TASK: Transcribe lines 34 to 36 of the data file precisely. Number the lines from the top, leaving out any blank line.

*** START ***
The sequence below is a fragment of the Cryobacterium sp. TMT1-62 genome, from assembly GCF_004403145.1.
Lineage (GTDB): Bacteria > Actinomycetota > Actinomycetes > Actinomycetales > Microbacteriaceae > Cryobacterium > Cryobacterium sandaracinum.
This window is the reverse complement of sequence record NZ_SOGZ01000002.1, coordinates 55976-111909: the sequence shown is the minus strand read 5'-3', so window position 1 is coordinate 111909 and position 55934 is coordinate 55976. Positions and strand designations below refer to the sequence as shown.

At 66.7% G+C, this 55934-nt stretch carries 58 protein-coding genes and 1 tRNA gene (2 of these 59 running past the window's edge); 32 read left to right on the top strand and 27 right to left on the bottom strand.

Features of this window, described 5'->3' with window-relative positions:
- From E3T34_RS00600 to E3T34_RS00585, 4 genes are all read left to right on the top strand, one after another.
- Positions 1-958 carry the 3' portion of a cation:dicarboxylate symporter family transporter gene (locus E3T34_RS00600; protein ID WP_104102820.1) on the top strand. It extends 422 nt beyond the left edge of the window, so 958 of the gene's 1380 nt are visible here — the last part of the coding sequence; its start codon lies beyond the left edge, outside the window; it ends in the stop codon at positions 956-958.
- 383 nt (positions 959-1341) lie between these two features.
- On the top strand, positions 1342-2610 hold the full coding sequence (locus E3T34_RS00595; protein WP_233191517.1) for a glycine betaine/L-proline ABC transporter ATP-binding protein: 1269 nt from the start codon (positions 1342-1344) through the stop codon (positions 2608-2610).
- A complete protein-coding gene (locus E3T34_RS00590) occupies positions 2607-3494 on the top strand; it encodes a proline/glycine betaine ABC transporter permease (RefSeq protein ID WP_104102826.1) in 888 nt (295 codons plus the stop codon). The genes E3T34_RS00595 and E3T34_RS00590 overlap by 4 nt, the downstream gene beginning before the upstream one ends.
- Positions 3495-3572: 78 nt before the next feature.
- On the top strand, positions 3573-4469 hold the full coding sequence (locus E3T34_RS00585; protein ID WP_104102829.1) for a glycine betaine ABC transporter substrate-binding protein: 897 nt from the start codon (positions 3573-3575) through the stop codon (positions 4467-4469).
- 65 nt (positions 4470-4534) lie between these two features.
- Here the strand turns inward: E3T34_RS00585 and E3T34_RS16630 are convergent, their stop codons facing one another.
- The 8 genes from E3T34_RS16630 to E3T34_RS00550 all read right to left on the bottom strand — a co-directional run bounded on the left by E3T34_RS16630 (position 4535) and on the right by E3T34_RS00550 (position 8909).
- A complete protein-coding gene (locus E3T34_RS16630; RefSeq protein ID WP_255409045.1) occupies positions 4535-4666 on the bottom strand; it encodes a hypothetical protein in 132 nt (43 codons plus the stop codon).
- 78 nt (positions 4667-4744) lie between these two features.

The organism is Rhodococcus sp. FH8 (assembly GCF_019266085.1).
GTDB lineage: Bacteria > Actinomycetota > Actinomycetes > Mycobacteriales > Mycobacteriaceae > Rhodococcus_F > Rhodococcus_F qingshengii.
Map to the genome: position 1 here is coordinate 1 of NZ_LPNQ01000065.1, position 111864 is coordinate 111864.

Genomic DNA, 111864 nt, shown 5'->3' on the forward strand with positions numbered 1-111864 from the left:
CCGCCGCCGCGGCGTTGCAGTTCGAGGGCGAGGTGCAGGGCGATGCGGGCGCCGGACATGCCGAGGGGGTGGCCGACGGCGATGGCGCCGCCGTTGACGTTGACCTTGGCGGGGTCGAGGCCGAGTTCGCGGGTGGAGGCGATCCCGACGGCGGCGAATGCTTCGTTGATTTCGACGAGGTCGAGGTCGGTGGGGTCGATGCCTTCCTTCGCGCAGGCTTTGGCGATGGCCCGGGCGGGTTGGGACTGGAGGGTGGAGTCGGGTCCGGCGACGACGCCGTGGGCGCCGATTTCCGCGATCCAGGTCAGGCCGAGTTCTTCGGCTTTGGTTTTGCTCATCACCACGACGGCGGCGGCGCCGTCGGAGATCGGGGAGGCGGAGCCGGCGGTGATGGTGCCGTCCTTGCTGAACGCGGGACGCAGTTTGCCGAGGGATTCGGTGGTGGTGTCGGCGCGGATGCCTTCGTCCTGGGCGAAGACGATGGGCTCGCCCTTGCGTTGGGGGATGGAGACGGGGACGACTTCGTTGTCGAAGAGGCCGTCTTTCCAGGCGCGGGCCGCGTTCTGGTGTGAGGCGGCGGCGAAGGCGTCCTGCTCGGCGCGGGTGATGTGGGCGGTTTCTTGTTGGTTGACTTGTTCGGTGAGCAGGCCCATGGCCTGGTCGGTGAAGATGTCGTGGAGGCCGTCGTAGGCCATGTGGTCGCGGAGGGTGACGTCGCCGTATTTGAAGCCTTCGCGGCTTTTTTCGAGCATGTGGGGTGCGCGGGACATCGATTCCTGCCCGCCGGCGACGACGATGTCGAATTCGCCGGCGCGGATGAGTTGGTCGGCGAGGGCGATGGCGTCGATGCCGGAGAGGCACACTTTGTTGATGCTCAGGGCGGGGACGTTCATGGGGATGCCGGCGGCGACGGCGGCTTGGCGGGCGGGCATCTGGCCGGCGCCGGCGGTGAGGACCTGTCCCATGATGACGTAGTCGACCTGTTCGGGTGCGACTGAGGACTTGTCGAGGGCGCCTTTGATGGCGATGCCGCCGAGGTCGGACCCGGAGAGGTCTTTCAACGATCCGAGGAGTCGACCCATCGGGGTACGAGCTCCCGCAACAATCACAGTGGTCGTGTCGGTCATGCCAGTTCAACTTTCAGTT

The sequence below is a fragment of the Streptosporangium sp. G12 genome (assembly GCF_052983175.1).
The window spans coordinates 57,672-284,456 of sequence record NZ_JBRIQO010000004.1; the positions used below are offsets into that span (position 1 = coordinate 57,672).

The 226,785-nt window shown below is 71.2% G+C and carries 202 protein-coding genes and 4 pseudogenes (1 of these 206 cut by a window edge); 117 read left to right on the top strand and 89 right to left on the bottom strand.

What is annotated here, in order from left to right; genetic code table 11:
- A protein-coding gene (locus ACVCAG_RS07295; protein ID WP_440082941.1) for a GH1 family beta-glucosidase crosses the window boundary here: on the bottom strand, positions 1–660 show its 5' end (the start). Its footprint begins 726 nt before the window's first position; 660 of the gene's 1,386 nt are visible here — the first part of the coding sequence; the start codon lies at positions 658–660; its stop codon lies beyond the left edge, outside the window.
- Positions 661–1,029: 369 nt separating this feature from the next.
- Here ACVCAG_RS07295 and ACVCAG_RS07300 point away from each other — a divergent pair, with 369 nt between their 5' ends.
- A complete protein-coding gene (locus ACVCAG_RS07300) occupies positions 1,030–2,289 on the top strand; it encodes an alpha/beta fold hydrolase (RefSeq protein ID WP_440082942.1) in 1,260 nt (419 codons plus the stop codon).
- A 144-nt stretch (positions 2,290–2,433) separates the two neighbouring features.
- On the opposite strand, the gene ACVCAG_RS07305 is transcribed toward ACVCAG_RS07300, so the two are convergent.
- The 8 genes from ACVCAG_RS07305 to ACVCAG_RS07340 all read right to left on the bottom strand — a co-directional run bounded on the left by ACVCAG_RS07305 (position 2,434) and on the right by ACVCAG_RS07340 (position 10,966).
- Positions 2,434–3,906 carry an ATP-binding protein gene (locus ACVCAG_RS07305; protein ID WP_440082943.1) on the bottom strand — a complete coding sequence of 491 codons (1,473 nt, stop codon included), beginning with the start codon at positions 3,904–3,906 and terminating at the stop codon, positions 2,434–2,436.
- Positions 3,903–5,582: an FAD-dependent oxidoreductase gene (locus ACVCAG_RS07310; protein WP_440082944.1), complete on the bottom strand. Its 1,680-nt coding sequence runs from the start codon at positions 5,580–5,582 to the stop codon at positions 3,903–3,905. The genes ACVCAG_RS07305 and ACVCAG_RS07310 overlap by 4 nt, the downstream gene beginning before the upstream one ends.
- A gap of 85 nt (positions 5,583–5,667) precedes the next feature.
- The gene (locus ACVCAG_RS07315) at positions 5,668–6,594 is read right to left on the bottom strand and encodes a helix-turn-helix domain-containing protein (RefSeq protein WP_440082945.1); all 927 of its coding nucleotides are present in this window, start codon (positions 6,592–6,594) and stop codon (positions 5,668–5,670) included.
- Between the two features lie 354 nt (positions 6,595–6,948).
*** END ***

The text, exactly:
- Positions 2,434–3,906 carry an ATP-binding protein gene (locus ACVCAG_RS07305; protein ID WP_440082943.1) on the bottom strand — a complete coding sequence of 491 codons (1,473 nt, stop codon included), beginning with the start codon at positions 3,904–3,906 and terminating at the stop codon, positions 2,434–2,436.
- Positions 3,903–5,582: an FAD-dependent oxidoreductase gene (locus ACVCAG_RS07310; protein WP_440082944.1), complete on the bottom strand. Its 1,680-nt coding sequence runs from the start codon at positions 5,580–5,582 to the stop codon at positions 3,903–3,905. The genes ACVCAG_RS07305 and ACVCAG_RS07310 overlap by 4 nt, the downstream gene beginning before the upstream one ends.
- A gap of 85 nt (positions 5,583–5,667) precedes the next feature.